Online Tutor Now
former; onetime: his quondam partner.
The Latin adverb quondam, “formerly, anciently, once (upon a time),” has been used in English as a noun, “the former holder of an office,” as an adverb meaning “formerly, at one time,” and, currently and solely, as an adjective meaning “former, onetime.” All three usages in English occur close together in the first half of the 16th century. Quondam breaks down to the adverbial conjunction cum or quom “at the time that, when.” The particle –dam, however, is of uncertain origin.
A few hundred pages after faintly praising me as “a nice enough fellow and I’m sure a very smart guy for a hack,” the book’s narrator (a quondam critic with nothing nice to say about Charlie Kaufman) challenges me to a barroom argument about cinema.
So much has been written of late years about Wordsworth and Shelley, while their quondam rival has been treated with much contumelious silence, that the disdainers of Byron had begun to feel that the ground was entirely their own; and the faithful few, who in secret handed down the old Byron cult, must have fallen into desperation …
The adverb spang, “directly, exactly, right-on,” dates from the second half of the 18th century. All of its etymologies are speculative. Most has all the markings of an Americanism, but its first (and clearest) occurrence is in a burlesque version of the Iliad by English humorist Thomas Bridges: “Sometimes a brickbat with a bump, / Came spang against his heavy rump.”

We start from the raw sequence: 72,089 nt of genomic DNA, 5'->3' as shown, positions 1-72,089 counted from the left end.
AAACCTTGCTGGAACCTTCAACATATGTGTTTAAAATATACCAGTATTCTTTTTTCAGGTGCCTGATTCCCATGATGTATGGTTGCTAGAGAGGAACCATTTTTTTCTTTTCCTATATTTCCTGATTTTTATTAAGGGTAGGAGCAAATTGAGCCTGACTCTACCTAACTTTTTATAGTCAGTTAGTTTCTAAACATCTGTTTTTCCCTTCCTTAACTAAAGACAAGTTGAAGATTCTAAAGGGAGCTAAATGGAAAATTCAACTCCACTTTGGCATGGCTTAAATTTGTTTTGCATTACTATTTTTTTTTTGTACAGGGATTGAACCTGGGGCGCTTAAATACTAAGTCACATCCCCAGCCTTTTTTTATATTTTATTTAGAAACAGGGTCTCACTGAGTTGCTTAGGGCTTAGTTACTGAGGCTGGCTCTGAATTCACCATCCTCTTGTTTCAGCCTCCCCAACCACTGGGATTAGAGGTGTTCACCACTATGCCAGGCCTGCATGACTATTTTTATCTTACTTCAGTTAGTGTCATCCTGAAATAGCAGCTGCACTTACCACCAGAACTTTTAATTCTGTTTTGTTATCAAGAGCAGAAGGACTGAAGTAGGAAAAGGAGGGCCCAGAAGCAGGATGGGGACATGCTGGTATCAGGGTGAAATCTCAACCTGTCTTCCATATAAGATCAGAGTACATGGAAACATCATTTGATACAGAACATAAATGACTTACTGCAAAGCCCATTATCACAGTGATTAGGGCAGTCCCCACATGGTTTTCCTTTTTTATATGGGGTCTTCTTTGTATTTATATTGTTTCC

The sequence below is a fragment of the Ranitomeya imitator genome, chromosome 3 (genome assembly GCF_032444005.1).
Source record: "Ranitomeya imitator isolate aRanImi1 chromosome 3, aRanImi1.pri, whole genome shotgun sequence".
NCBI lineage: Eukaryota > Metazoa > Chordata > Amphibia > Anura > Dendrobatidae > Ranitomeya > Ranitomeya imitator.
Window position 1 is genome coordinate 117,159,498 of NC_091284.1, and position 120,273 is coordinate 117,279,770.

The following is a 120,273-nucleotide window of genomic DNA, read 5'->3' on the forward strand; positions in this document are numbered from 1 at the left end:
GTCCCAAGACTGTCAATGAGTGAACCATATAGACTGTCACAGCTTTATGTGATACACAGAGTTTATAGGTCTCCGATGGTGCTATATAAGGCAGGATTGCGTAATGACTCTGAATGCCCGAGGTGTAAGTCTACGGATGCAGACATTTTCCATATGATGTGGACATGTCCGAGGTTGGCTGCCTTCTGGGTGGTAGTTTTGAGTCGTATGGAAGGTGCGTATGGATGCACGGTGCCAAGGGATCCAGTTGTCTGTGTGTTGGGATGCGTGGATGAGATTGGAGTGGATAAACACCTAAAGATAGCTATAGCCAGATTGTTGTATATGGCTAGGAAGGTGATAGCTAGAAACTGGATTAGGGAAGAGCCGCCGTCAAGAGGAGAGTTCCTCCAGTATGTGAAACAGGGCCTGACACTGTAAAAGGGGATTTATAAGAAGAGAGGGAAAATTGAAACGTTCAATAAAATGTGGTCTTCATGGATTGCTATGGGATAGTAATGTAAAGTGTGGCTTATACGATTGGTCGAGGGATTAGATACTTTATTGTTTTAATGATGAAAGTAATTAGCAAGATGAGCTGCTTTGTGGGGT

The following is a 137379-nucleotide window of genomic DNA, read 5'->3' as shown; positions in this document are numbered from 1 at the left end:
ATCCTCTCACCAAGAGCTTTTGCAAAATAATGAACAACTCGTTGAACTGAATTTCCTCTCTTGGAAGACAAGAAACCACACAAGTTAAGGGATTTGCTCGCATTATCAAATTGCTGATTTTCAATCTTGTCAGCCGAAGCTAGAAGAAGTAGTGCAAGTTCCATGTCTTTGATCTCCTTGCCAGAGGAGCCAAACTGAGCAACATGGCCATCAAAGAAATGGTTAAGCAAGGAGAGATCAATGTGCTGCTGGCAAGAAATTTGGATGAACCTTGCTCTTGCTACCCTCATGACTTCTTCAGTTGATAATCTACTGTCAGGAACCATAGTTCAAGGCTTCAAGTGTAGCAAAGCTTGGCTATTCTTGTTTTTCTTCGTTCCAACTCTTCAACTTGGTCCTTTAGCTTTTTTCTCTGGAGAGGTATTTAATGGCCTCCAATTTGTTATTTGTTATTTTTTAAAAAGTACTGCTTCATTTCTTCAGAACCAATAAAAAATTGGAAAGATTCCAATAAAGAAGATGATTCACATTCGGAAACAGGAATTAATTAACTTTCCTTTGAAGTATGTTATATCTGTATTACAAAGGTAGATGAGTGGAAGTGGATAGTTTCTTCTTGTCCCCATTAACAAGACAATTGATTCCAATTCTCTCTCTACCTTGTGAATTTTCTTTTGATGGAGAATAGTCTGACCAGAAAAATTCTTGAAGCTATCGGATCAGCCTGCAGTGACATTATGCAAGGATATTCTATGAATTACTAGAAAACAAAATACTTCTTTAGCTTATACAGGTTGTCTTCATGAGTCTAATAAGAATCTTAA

I put down a franc and flew like the wind, the hair on my back standing as high as Queen Anne’s ruff! And I didn’t stop until I found myself spang in the middle of the Musée de Cluny, clutching the rack.
When a man takes off some three hundred square miles of territory spang in the center of Europe in an atomic explosion, you can’t blame the rest of the world for being a bit skittish about atomic power research.
a person given to voluble, empty talk.
Blatherskite “one who is given to voluble, empty talk,” which dates from the middle of the 19th century, was originally and remains mostly an Americanism. Blatherskite is a variant of Scottish bletherskate, which dates from the mid-17th century and is a compound of the verb blether or blather “to talk nonsense” and the Anglo-American slang word skate “person, contemptible person, broken-down horse.” Another variant, bladderskate, appears in the traditional Scottish song “Maggie Lauder,” which was popular among American soldiers during the American Revolution.
This appeared to deeply offend Deputy Gregorig, who shouted back at Iro, “You cowardly blatherskite, say that again!”
Ms. Murphy had already developed, for one reason or another, a reputation for fragility, and the blatherskites around Broadway began whispering.